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If a human were to be in space without a spacesuit (i.e., Extravehicular Mobility Unit: EMU) of some sort, what would happen and how long would the person remain conscious?

The key concerns for a human without protective clothing beyond Earth's atmosphere are the following, listed in the order of mortal significance: 1. Ebullism 2. Hypoxia 3. Hypocapnia 4. Decompression sickness 5. Localized temperature differences 6. Cellular and organ damage from high energy photons and (sub-atomic) particles

Ebullism, the formation of bubbles in body fluids due to reduced ambient pressure, is the most severe component of the experience. Technically, ebullism is considered to begin at an elevation of ~19 km (12 miles) or pressures less than 6.3 kPa (47 mm Hg). Experiments with other animals have revealed an array of symptoms that could also apply to humans. The least severe of these is the freezing of bodily secretions due to evaporative cooling. But severe symptoms such as loss of oxygen in tissues (anoxia) and multiplicative increase of body volume occur within ~10 s, followed by circulatory failure and flaccid paralysis in ~30 s. The lungs also collapse (atelectasis) in this process, but will continue to release water vapor leading to cooling and ice formation in the respiratory tract.

A rough estimate is that a human will have about 90 s to be recompressed, after which death may be unavoidable. The absence of O2 outside the body causes rapid de-oxygenation of the blood (hypoxia) and is the primary reason for unconsciousness within ~ 14 s.

If a person is exposed to low pressures more slowly, hypoxia causes gradual loss of cognitive functions starting at about 3 km (2 miles) altitude equivalent. Less severe effects include the formation of N2 gas bubbles and consequent interference with organ function (decompression sickness), which is actually less severe in space than in diving. Meanwhile, reduction of blood CO2 levels (hypocapnia) can alter the blood pH and indirectly contribute to nervous system malfunctions. If the person tries to hold their breath during decompression, the lungs may rupture internally. Human lungs cannot recover from such injury.

Few humans have experienced all the conditions described above, but more limited exposures have occurred. Joseph W. Kittinger Jr. experienced localized ebullism during a 31 km (19 miles) ascent in a He-driven gondola. His right-hand glove failed to pressurize and his hand expanded to roughly twice its normal volume accompanied by disabling pain. His hand took about 3 h to recover after his return to the ground.

Two other people were decompressed accidentally during space mission training programs on the ground, but both survived after exposures less than 5 min in duration. International Space Station (ISS) and Space Shuttle astronauts regularly work in Extravehicular Mobility Units (EMUs, i.e., space suits) that are at pressures less than 30% of the spacecraft to facilitate mobility, without experiencing noticeable decompression sickness. Nevertheless, the decompression accident of Soyuz 11 killed all three cosmonauts on board.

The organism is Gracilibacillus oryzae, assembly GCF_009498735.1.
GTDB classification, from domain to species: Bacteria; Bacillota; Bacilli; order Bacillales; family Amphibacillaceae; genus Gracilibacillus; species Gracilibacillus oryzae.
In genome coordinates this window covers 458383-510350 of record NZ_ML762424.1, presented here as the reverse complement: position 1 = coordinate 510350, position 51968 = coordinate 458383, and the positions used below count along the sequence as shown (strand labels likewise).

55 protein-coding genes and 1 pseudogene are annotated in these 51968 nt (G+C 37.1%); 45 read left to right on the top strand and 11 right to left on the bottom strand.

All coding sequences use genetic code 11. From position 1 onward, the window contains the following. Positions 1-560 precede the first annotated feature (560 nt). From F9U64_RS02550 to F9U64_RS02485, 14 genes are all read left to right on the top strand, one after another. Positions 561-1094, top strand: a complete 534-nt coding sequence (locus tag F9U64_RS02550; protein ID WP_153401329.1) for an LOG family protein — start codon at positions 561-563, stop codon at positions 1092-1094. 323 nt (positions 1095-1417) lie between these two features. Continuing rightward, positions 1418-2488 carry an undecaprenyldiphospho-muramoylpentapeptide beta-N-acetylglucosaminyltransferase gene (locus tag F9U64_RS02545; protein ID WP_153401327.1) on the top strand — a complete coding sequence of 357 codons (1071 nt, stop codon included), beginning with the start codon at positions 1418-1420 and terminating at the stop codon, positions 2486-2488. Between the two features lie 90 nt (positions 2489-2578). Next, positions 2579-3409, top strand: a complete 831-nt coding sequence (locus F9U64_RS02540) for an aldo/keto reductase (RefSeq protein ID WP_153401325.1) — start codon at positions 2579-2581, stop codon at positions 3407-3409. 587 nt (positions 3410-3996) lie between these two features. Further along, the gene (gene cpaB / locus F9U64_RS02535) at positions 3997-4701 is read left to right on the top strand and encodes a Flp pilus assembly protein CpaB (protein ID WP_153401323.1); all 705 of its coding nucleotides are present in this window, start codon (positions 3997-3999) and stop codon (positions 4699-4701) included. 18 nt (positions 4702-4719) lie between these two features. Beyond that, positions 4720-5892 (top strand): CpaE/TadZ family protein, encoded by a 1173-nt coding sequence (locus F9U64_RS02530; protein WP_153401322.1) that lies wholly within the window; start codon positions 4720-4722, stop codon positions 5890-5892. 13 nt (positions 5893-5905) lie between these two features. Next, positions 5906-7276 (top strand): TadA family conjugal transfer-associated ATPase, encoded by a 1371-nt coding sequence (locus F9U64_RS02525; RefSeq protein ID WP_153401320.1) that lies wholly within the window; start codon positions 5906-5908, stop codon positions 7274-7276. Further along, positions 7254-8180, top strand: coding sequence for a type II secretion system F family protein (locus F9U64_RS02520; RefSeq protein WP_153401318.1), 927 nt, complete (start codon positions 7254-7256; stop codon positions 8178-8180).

Extreme temperature variations are a problem in space, because heat exchange occurs primarily via (infrared) photons (i.e., radiative heat exchange dominates). While the absence of convection and conduction insulates the body and prevents rapid loss of heat, localized heating can occur where the body is exposed to starlight at distances comparable to the Earth-Sun distance and localized cooling can occur in parts of the body in the shade.

Direct exposure to high energy photons (ultraviolet, X-ray, and gamma) and energized subatomic particles (mostly protons) would cause much more severe effects than localized temperature fluctuations. These can irreversibly damage DNA and other cellular molecules through atomic and nuclear interactions. Prolonged exposure and the ability of X and gamma photons to penetrate the entire body may cause death from organ failure, while even short-term exposure may cause cancer.

As described by some researchers, decompression is a serious concern during the ExtraVehicular Activities (EVAs) of astronauts. Current EMU designs take decompression and other space-exposure issues into consideration, and have evolved over time. A key challenge has been the competing interests of increasing astronaut mobility (which is reduced by high-pressure EMUs, analogous to the difficulty of deforming an inflated balloon relative to a deflated one) and minimizing decompression risk. Some investigators have considered pressurizing a separate head unit to the regular 71 kPa (10.3 psi) cabin pressure as opposed to the current whole-EMU pressure of 29.6 kPa (4.3 psi) (for reference, by definition, the atmospheric pressure at sea level is 101.4 kPa or 14.7 psi). In such a design, pressurization of the torso and extremities could be achieved mechanically, avoiding the mobility reductions of pneumatic pressurization.

Page last updated on June 25, 2015.

About the Author

Suniti Karunatillake

After learning the ropes in physics at Wabash College, IN, Suniti Karunatillake enrolled in the Department of Physics as a doctoral candidate in Aug, 2001. However, the call of the planets, instilled in childhood by Carl Sagan's documentaries and Arthur C. Clarke's novels, was too strong to keep him anchored there. Suniti was apprenticed with Steve Squyres to become a planetary explorer. He mostly plays with data from the Mars Odyssey Gamma Ray Spectrometer and the Mars Exploration Rovers for his thesis project on Martian surface geochemistry, but often relies on the synergy of numerous remote sensing and surface missions to realize the story of Mars. He now works at Stonybrook.

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